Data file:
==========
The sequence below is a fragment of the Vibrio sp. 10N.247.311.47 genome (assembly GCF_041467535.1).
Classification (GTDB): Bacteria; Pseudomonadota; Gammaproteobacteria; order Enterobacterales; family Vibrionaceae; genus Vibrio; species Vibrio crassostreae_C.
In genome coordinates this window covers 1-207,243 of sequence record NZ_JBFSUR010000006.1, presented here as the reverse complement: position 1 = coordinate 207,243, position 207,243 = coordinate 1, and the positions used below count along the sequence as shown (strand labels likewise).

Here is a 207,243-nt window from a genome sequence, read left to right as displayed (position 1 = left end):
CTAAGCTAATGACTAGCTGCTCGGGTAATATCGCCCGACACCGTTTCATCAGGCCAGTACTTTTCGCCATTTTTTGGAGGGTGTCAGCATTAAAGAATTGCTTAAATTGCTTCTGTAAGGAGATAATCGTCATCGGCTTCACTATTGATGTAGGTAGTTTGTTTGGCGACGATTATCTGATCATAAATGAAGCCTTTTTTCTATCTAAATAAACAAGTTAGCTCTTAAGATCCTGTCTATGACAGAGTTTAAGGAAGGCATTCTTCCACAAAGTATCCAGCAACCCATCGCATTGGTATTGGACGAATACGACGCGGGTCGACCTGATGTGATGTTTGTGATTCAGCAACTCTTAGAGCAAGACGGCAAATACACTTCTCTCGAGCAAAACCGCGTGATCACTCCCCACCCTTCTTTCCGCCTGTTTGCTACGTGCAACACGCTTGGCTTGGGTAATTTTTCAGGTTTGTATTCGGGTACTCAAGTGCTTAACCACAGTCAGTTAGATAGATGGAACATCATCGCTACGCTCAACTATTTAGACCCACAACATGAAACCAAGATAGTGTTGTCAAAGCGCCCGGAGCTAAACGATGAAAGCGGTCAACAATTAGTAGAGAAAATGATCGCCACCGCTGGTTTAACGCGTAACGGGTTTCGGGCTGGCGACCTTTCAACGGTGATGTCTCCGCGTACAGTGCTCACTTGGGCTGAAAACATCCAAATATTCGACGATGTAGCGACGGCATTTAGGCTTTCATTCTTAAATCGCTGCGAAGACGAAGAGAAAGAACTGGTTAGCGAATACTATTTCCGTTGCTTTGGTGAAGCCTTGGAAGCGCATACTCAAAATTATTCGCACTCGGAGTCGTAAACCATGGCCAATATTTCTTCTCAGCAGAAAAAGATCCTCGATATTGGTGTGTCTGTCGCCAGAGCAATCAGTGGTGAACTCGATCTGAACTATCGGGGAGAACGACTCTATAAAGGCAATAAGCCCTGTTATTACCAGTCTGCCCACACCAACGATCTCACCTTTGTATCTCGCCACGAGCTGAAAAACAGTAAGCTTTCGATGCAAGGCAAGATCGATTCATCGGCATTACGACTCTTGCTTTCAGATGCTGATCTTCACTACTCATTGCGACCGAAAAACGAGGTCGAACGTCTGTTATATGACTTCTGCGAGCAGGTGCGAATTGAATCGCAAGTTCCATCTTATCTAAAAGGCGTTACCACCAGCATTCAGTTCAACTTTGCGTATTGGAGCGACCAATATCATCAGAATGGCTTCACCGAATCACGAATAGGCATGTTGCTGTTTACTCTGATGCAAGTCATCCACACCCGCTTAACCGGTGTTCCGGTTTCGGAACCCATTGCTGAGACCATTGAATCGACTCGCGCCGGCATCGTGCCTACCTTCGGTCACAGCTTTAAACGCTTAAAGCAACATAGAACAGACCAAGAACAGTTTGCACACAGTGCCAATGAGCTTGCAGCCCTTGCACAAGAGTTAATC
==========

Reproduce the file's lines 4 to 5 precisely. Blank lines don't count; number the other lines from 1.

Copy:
Here is a 207,243-nt window from a genome sequence, read left to right as displayed (position 1 = left end):
CTAAGCTAATGACTAGCTGCTCGGGTAATATCGCCCGACACCGTTTCATCAGGCCAGTACTTTTCGCCATTTTTTGGAGGGTGTCAGCATTAAAGAATTGCTTAAATTGCTTCTGTAAGGAGATAATCGTCATCGGCTTCACTATTGATGTAGGTAGTTTGTTTGGCGACGATTATCTGATCATAAATGAAGCCTTTTTTCTATCTAAATAAACAAGTTAGCTCTTAAGATCCTGTCTATGACAGAGTTTAAGGAAGGCATTCTTCCACAAAGTATCCAGCAACCCATCGCATTGGTATTGGACGAATACGACGCGGGTCGACCTGATGTGATGTTTGTGATTCAGCAACTCTTAGAGCAAGACGGCAAATACACTTCTCTCGAGCAAAACCGCGTGATCACTCCCCACCCTTCTTTCCGCCTGTTTGCTACGTGCAACACGCTTGGCTTGGGTAATTTTTCAGGTTTGTATTCGGGTACTCAAGTGCTTAACCACAGTCAGTTAGATAGATGGAACATCATCGCTACGCTCAACTATTTAGACCCACAACATGAAACCAAGATAGTGTTGTCAAAGCGCCCGGAGCTAAACGATGAAAGCGGTCAACAATTAGTAGAGAAAATGATCGCCACCGCTGGTTTAACGCGTAACGGGTTTCGGGCTGGCGACCTTTCAACGGTGATGTCTCCGCGTACAGTGCTCACTTGGGCTGAAAACATCCAAATATTCGACGATGTAGCGACGGCATTTAGGCTTTCATTCTTAAATCGCTGCGAAGACGAAGAGAAAGAACTGGTTAGCGAATACTATTTCCGTTGCTTTGGTGAAGCCTTGGAAGCGCATACTCAAAATTATTCGCACTCGGAGTCGTAAACCATGGCCAATATTTCTTCTCAGCAGAAAAAGATCCTCGATATTGGTGTGTCTGTCGCCAGAGCAATCAGTGGTGAACTCGATCTGAACTATCGGGGAGAACGACTCTATAAAGGCAATAAGCCCTGTTATTACCAGTCTGCCCACACCAACGATCTCACCTTTGTATCTCGCCACGAGCTGAAAAACAGTAAGCTTTCGATGCAAGGCAAGATCGATTCATCGGCATTACGACTCTTGCTTTCAGATGCTGATCTTCACTACTCATTGCGACCGAAAAACGAGGTCGAACGTCTGTTATATGACTTCTGCGAGCAGGTGCGAATTGAATCGCAAGTTCCATCTTATCTAAAAGGCGTTACCACCAGCATTCAGTTCAACTTTGCGTATTGGAGCGACCAATATCATCAGAATGGCTTCACCGAATCACGAATAGGCATGTTGCTGTTTACTCTGATGCAAGTCATCCACACCCGCTTAACCGGTGTTCCGGTTTCGGAACCCATTGCTGAGACCATTGAATCGACTCGCGCCGGCATCGTGCCTACCTTCGGTCACAGCTTTAAACGCTTAAAGCAACATAGAACAGACCAAGAACAGTTTGCACACAGTGCCAATGAGCTTGCAGCCCTTGCACAAGAGTTAATC